All the way down I-25 the wind was on and off. At times it would slack and I would think, ìgreat, I've finally driven out of it.î Then it would come up again, rocking the truck to the left.

I cut over from Hatch to Deming at about 9 PM. I'd been thinking about maybe parking the camper and crashing in the Wal-Mart parking lot in Deming. But I figured that would be not very restful with the wind howling like that. So I downed a Red Bull, put another gob of gas in the tank (I was burning it way too fast), and pointed it right into the shank of the wind roaring out of the west. A stretch of I-10 that should have taken three hours took nearly four, and cost me over a half tank of gas, but finally I pulled into Tucson after midnight and headed up to Willow Springs to try for a few hours of sleep and then set up for some cram training.



16 days to the Old Pueblo race--can I establish a usable endurance base in that amount of time?

Saturday, January 26, 2008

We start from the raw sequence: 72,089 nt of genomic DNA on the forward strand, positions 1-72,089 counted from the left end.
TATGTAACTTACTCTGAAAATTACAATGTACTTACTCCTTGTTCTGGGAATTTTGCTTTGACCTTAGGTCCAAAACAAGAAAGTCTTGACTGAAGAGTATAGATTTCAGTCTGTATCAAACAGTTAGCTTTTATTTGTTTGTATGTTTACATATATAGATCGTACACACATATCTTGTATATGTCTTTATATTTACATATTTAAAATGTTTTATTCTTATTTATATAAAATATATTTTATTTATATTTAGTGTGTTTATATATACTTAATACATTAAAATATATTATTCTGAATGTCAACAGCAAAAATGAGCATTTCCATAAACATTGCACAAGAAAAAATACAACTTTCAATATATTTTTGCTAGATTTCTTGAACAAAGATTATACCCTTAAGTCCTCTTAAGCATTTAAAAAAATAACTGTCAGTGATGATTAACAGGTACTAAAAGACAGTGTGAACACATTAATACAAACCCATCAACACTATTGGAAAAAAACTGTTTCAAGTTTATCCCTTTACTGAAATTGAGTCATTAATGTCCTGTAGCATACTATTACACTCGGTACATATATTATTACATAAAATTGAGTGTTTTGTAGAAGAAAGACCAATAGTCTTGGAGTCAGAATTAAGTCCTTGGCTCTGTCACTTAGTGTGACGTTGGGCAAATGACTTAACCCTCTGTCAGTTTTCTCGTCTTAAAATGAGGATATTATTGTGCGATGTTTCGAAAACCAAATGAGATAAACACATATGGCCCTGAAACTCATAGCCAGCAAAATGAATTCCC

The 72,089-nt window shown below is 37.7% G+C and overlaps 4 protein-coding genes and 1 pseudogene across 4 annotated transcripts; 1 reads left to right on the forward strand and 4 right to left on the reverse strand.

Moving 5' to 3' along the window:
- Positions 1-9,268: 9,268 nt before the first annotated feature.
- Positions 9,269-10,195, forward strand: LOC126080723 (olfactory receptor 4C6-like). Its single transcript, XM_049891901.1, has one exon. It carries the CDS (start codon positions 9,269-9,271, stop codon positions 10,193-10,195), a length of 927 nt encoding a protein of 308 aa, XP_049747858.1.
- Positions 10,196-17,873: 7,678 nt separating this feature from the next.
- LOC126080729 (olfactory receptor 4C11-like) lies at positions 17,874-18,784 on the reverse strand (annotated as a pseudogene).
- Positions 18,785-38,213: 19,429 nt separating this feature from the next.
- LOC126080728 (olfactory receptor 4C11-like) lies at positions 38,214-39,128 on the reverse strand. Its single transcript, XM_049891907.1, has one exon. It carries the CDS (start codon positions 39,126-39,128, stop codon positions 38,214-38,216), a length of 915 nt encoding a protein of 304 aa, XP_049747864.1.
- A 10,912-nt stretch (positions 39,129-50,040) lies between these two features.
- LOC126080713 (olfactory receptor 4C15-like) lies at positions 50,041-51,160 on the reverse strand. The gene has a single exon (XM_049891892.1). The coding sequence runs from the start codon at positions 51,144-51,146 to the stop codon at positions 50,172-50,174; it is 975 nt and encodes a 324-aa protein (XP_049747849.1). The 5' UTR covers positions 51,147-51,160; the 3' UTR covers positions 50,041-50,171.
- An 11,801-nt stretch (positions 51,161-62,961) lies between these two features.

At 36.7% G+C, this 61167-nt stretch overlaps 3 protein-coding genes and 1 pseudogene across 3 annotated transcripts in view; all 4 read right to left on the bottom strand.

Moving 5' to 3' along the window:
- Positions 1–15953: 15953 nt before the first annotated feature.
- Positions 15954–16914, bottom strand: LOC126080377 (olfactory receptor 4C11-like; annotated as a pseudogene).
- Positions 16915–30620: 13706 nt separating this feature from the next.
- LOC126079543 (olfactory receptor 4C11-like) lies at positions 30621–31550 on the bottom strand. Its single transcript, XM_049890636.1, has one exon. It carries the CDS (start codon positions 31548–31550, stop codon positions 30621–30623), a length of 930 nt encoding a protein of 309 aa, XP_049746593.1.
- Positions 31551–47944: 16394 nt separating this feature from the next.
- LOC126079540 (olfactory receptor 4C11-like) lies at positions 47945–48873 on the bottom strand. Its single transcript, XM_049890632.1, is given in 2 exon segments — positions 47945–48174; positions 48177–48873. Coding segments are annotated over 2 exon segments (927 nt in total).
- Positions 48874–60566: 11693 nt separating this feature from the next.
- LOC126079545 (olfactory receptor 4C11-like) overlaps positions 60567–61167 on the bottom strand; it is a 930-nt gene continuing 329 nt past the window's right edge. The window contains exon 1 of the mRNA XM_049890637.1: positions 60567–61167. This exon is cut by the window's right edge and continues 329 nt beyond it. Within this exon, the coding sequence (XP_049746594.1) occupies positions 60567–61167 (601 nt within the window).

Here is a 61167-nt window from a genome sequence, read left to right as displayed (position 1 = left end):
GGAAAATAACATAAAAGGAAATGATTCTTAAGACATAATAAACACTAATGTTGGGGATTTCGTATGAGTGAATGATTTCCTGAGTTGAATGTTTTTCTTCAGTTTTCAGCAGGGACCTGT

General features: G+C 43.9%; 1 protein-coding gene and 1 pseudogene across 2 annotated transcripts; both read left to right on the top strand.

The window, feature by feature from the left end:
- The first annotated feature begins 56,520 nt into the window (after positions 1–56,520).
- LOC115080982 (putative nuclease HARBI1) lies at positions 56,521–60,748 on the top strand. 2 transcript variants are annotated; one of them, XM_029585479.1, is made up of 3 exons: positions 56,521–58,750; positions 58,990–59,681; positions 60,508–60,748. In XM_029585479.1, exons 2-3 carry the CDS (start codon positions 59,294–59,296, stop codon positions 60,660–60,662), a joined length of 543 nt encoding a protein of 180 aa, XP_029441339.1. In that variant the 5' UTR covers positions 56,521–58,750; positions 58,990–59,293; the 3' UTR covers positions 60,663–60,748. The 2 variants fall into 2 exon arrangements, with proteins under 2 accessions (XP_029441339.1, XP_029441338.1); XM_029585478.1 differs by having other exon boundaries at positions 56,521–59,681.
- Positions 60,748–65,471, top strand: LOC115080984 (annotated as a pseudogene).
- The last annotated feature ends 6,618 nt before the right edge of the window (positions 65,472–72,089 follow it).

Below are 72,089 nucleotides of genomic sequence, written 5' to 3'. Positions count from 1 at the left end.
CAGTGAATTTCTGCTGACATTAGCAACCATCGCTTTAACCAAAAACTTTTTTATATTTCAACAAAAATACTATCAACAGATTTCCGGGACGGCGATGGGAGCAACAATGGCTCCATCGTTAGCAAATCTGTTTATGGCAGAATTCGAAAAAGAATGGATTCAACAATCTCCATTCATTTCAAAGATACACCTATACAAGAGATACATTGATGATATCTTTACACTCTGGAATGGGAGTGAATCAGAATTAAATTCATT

Leadville Snow Bike Race

You have to try this to know what it's like.

Racing in the snow is another flavor of kick in the pants. This time of year, bikey people like me often can use this sort of kick.

I rolled up to Pb-town first thing Saturday morning, paid my entry fee, got my number, and started putting on clothing. The dressing took a notable amount of time. Who knew that I was going to be sweating like that? I think I could have worn a t-shirt and shorts.

Well, almost. I did do about half a dozen full catapults into the bottomless snow next to the snow machine tracks we were flailing through.

This racer shows you what it's about--trying to go in a straight line!

snow racer

I was out on the 11-mile course for a little under 2 hours. A volunteer told me I was in 14th place somewhere in the middle of my suffering, and I wound up passing two riders before the finish, so I'm guessing 12th?

There was some snow-packed road, but the real contest was the snow-machine tracks. Any incline and I was walking, as was anyone else I saw out there. Level ground was sometimes rideable, sometimes just a staggering slog. The downhills were a hoot. The bike won't go straight. It just will not. As you pick up speed the front wheel wiggles all over the place. Arms and shoulders get very tired wrangling with the handlebars, balance muscles get a workout too. Sometimes things go supercritical and you wind up pointing off the track, and that means the whole front of the bike dives deep into the soft snow and you follow it there.